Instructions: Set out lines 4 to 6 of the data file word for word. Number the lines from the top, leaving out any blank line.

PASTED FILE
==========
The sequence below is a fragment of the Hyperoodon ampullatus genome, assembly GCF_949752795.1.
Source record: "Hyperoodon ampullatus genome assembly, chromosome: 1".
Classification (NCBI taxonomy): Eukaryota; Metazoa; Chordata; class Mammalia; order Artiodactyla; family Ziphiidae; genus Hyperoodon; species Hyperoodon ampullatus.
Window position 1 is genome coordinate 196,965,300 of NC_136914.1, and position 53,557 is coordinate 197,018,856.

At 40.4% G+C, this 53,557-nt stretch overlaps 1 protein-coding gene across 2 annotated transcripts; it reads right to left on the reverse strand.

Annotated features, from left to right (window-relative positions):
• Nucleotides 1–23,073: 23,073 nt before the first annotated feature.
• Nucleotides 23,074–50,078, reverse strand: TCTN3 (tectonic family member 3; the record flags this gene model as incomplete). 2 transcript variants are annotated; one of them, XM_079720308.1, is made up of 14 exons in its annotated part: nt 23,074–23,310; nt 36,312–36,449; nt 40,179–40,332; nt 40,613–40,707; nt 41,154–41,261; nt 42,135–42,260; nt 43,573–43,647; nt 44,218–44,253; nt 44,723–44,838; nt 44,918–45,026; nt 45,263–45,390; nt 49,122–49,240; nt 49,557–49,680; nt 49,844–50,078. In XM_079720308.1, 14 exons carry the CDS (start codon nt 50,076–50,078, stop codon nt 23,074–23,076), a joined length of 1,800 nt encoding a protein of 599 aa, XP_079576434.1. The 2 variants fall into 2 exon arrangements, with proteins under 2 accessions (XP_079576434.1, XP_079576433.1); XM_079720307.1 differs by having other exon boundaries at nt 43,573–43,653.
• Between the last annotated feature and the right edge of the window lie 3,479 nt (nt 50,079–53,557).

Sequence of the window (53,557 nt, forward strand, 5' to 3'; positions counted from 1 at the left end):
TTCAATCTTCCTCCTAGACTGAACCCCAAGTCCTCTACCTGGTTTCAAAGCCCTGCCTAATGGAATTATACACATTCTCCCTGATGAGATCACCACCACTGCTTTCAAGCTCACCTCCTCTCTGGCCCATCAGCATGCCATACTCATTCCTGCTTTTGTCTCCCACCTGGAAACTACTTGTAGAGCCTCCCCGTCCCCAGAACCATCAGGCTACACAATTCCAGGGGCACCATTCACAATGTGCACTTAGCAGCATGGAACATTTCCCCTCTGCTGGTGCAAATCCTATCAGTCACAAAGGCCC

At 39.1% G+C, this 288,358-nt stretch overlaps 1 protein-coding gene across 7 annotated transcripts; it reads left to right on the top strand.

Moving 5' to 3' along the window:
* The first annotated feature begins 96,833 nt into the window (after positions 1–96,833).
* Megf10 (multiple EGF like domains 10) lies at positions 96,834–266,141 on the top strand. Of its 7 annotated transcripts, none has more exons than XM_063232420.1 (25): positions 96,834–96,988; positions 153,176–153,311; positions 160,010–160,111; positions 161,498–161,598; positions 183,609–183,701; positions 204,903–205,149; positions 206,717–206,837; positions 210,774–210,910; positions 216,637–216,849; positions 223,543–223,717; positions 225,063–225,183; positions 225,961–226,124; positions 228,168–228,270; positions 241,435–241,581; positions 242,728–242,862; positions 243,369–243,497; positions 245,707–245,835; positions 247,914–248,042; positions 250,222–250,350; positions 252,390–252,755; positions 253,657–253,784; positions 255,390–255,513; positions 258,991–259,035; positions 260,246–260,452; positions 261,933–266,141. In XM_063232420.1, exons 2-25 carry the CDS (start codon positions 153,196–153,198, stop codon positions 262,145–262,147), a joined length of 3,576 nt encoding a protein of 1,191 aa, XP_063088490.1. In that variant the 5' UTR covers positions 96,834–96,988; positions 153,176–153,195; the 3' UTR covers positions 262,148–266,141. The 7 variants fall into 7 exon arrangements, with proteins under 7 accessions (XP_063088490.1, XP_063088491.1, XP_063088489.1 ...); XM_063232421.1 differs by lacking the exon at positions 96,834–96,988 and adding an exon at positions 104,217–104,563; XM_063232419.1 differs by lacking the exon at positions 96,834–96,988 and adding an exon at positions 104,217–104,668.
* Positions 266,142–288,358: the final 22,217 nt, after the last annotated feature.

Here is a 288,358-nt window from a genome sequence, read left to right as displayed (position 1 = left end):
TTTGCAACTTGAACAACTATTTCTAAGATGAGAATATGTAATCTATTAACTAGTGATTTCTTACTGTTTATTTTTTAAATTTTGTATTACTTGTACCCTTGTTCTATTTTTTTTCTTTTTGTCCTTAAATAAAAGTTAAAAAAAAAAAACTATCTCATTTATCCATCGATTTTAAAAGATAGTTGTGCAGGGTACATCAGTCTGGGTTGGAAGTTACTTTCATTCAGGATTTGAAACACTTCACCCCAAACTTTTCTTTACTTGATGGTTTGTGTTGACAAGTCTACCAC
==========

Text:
Window position 1 is genome coordinate 196,965,300 of NC_136914.1, and position 53,557 is coordinate 197,018,856.

At 40.4% G+C, this 53,557-nt stretch overlaps 1 protein-coding gene across 2 annotated transcripts; it reads right to left on the reverse strand.

Annotated features, from left to right (window-relative positions):